ERIC Number: ED165487
Record Type: RIE
Publication Date: 1978
Reference Count: 0
Teaching English as a Second Language: Perspectives and Practices. A Series of Six Texts. Current Issues in Second Language Teaching: Fifth of a Series.
New York State Education Dept., Albany.
This volume contains six essays on both theory and practical learning techniques for second language learning. In "Towards a Synthesization of Teaching Methodologies for TESOL," James W. Ney discusses synthesizing the audio-lingual approach and the cognitive-code theory of language learning. In "Should We Teach Children Syntax?" Heidi C. Dulay and Marina C. Burt provide data on the "habit formation" vs. "creative construction" nature of second language learning by children and report on a second study that sought to determine whether there is a natural sequence in children's acquisition of basic syntactic structures in learning different second languages. In "Community Language Learning: A Discussion and Some Questions," Richard L. Light addresses the emotional as well as the cognitive aspects that are involved in learning. In a review of Caleb Gattegno's book, "Teaching Foreign Languages in Schools: The Silent Way," Earl W. Stevick describes the Silent Way, which involves temporary silence after the teacher presents new material. In "Non-Verbal Communication in the Classroom: A Frill or a Must?" Carmen Judith Nine-Curt discusses non-verbal communication across cultures in ESOL and bilingual classrooms, including kinesis (movement), proxemic (space), haptic (touching), and parakinesic dimensions of communication. In "Guidelines for the Certification and Preparation of Teachers of English to Speakers of Other Languages in the United States," William E. Norris presents a revision of criteria adopted by the TESOL Guidelines Conference, May 1970, and a preliminary draft by James E. Alatis. (SW)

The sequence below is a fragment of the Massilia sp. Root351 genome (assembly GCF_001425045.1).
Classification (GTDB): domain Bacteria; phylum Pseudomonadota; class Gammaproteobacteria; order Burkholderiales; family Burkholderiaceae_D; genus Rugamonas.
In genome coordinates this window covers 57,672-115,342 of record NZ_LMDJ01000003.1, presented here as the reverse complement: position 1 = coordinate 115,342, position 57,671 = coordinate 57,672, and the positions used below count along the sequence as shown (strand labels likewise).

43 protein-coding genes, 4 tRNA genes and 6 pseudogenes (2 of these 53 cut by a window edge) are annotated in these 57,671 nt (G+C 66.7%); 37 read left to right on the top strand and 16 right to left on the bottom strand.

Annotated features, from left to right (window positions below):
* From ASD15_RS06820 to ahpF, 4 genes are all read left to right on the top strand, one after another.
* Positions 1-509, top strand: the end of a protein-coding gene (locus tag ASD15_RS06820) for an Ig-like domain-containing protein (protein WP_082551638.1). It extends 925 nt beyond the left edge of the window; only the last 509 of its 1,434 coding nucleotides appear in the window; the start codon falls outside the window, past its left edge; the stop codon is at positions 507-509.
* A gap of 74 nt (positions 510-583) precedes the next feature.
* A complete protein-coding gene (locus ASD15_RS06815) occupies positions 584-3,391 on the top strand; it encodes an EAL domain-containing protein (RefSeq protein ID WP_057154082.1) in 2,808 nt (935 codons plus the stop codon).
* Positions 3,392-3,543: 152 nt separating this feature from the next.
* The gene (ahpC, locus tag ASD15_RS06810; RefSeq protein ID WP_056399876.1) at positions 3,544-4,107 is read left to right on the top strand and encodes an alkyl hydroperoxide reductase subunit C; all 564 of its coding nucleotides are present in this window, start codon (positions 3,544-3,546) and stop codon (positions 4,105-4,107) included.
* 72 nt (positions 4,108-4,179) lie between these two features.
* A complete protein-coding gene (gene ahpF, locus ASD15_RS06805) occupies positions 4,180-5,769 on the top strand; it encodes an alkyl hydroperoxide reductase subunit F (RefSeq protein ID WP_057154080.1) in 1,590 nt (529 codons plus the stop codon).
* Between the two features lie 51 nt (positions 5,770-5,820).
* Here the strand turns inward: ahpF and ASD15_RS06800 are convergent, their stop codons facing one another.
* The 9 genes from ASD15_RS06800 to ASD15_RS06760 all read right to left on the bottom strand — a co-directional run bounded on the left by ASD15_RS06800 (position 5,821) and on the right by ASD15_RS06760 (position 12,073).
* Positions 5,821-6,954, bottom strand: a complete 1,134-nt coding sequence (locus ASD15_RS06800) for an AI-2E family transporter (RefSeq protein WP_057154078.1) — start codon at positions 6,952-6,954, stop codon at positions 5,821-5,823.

Descriptors: Audiolingual Methods, Child Language, Cognitive Processes, Emotional Development, English (Second Language), Language Acquisition, Language Instruction, Language Research, Language Teachers, Learning Theories, Linguistic Theory, Nonverbal Communication, Personality Development, Second Language Learning, Syntax, Teacher Certification, Teacher Education, Teaching Methods
The University of the State of New York, The State Education Department, Bureau of Bilingual Education, Albany, New York 12234
Publication Type: Reports - Research
Education Level: N/A
Authoring Institution: New York State Education Dept., Albany.
Identifiers: Community Language Learning; Silent Way
Note: For related document, see FL 010 015